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Guest column: DOE needs to properly fund cleanup at SRS

September 20, 2018

Last week Congress released their 2019 omnibus budget for the Department of Energy’s Environmental Management program. This is where the Savannah River Site receives its budget for nuclear cleanup. The budget is expected to be voted on and passed with bipartisan support in both the U.S. House of Representatives and Senate in the next seven to 10 days.

Let’s start with the bad news. The 2019 DOE Environmental Management budget for SRS was decreased by Congress 7 percent, or approximately $116 million.

The good news is that the total DOE Environmental Management budget for the entire country was raised over 10 percent from what the DOE requested, or $700 million.

At last week’s National Cleanup Workshop, House Nuclear Cleanup Caucus Chair Representative Chuck Fleishman of Tennessee trumpeted the good news. He explained all Environmental Management sites will benefit from the government’s emphasis on nuclear cleanup. Congressman Fleishman spoke about many Environmental Management sites around the country, however he failed to mention anything about SRS.

While not receiving a budget request isn’t anything new to SRS, the 2019 Budget is very unsettling for South Carolina and Georgia.

All other DOE Environmental Management sites received their budget request from Congress except SRS. Many sites received more money than what was requested.

Sites located in Hanford, Washington; Oakridge, Tennessee; Los Alamos, New Mexico; and Idaho received anywhere from a 3 percent to 58 percent increase over what was requested.

Anne White, the DOE under secretary for Environmental Management, speaking at the same National Cleanup Workshop last week many times championed SRS’s successes. Secretary White and her staff repeatedly spoke about SRS’s Salt Waste Processing Facility coming in under budget and ahead of schedule. White spoke of Storage Disposal Unit No. 6 coming in under budget and ahead of schedule. The secretary also spoke of the continued success that SRS has provided with glass vitrification, something the DOE has yet to replicate anywhere else despite billions of dollars invested.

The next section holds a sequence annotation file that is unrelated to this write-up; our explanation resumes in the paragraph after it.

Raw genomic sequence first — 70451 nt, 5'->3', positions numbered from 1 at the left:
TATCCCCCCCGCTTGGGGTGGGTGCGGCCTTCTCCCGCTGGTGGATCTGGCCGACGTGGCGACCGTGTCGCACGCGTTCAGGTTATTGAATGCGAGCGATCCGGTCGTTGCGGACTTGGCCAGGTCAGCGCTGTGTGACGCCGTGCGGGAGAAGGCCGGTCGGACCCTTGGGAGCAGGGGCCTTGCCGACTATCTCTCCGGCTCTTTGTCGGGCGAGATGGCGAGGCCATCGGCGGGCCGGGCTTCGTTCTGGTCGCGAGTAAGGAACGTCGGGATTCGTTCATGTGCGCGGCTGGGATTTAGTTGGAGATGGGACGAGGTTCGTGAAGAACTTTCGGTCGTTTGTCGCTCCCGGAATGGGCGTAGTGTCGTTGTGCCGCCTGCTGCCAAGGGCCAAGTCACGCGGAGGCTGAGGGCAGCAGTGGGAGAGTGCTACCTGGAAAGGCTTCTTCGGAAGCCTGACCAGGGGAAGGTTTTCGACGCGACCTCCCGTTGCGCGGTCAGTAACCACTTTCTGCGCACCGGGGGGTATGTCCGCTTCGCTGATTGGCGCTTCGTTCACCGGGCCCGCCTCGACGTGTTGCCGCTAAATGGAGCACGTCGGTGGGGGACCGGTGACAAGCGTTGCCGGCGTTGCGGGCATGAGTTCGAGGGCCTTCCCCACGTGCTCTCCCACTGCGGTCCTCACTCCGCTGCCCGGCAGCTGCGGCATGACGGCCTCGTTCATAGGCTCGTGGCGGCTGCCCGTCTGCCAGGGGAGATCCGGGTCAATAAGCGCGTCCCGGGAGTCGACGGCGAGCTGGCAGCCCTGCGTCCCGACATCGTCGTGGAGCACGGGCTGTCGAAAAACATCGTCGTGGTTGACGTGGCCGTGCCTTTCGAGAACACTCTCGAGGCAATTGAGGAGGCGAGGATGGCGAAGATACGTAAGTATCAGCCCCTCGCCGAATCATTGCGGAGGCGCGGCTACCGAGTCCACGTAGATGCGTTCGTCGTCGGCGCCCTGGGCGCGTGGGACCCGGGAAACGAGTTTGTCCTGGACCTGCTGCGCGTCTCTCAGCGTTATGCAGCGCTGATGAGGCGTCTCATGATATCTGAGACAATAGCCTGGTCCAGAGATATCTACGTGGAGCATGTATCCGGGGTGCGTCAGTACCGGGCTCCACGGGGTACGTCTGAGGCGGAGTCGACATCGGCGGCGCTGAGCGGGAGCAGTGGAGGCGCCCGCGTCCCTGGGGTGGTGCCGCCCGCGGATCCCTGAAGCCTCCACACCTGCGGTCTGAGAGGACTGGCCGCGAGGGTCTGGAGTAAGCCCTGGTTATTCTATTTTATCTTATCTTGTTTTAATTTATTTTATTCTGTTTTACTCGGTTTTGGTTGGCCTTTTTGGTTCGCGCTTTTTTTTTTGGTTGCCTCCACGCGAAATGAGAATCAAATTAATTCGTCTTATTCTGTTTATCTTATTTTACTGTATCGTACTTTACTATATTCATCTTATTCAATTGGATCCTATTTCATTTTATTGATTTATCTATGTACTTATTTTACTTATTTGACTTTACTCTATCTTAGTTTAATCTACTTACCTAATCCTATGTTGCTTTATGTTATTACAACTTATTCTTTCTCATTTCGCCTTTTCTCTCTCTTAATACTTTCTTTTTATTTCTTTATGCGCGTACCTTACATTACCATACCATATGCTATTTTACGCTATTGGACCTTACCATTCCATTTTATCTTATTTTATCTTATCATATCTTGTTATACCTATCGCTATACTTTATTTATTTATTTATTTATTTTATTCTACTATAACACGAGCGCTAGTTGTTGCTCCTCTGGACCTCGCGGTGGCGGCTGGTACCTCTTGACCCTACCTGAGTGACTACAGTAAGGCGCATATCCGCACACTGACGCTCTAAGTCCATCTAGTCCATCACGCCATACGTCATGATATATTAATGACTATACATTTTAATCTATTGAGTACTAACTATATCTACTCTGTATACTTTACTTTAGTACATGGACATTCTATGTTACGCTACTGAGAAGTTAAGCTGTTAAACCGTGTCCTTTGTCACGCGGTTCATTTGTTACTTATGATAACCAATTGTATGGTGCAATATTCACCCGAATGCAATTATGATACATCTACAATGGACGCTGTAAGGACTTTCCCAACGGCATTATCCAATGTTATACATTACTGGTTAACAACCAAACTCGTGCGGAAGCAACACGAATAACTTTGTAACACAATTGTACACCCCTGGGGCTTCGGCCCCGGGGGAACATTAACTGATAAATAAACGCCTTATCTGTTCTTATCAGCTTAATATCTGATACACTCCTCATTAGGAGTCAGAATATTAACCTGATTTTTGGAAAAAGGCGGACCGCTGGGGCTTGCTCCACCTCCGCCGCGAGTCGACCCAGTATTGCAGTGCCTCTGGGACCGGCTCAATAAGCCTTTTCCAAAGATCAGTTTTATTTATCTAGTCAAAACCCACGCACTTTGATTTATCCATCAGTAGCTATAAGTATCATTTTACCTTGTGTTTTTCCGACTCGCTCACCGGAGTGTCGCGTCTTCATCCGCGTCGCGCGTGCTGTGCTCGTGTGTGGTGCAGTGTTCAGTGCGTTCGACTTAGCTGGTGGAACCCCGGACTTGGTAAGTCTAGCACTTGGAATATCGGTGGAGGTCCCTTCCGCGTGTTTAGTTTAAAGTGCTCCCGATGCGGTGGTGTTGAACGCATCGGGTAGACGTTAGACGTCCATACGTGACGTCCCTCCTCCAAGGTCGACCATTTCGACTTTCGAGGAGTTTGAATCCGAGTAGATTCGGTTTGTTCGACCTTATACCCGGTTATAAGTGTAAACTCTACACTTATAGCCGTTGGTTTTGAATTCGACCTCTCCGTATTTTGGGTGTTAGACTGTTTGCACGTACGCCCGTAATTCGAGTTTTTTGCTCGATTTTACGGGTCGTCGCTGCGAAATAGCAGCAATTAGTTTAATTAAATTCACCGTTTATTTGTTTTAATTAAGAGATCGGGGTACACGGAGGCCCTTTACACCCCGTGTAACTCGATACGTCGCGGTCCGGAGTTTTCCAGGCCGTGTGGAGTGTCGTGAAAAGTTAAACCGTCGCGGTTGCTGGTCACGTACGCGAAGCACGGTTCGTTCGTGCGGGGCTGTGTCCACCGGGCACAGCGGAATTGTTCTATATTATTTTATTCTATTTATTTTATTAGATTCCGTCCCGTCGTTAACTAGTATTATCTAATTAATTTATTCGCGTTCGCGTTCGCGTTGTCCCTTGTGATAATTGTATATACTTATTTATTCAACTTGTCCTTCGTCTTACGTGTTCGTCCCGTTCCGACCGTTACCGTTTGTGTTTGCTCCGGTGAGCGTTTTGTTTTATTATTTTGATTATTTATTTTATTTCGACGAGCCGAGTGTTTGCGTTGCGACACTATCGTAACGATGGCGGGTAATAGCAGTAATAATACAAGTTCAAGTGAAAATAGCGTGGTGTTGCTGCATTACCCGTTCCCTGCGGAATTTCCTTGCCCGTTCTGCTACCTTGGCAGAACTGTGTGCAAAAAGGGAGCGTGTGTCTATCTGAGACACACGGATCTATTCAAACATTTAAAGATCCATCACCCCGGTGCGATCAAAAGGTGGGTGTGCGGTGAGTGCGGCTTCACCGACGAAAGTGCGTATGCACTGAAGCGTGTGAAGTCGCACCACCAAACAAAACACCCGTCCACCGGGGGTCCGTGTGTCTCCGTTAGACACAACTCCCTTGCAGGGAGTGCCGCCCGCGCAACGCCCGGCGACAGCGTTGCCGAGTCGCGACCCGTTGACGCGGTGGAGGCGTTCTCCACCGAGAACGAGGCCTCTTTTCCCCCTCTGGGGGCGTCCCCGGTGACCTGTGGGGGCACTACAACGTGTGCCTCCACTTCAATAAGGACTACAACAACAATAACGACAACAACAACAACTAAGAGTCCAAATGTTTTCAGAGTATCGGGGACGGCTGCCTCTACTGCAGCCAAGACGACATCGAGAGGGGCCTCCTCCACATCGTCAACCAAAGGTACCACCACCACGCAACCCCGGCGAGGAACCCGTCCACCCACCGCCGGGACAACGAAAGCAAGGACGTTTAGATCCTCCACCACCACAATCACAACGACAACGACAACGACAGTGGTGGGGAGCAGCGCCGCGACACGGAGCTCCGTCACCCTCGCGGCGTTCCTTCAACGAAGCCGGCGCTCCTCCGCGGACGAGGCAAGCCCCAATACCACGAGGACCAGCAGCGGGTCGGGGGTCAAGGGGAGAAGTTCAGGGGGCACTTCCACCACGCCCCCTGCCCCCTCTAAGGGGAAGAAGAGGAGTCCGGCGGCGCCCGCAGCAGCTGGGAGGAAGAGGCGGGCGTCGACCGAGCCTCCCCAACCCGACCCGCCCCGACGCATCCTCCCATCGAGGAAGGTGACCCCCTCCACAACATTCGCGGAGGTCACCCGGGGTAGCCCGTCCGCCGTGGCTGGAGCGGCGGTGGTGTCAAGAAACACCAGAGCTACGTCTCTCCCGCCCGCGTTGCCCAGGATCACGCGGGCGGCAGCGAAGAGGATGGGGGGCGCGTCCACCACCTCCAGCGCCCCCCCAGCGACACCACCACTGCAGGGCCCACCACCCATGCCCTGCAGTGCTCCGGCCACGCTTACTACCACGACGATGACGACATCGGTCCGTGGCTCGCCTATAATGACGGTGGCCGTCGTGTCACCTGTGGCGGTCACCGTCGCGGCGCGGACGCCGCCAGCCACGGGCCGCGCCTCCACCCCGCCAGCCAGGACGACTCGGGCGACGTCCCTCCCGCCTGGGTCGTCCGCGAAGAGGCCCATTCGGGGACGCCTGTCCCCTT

While the National Nuclear Security Administration’s Mixed Oxide Fabricated Fuel Facility has received much attention, the continued cleanup mission of Environmental Management needs to be brought back into focus.

There is much work to be done at SRS. With over 36 million gallons of liquid waste needing to be processed, continued shipments of nuclear waste and materials coming to SRS for processing and an infrastructure that is literally crumbling, SRS Environmental Management needs our attention.

The DOE made a fair budget request for SRS and its Environmental Management program to Congress. The DOE made every conceivable attempt to educate politicians and their staffs on the need for SRS’s funding. Unfortunately, when the U.S. House of Representatives and U.S. Senate sat down, they decided that all the other DOE Environmental Management sites needed their full budget, or more, except, SRS.

The SRS Environmental Management program needs to be properly funded. The DOE has clearly shared that message to the members of Congress. What do we as a community, state and region need to do to make sure that this clean up mission continues, and continues to its fullest potential?

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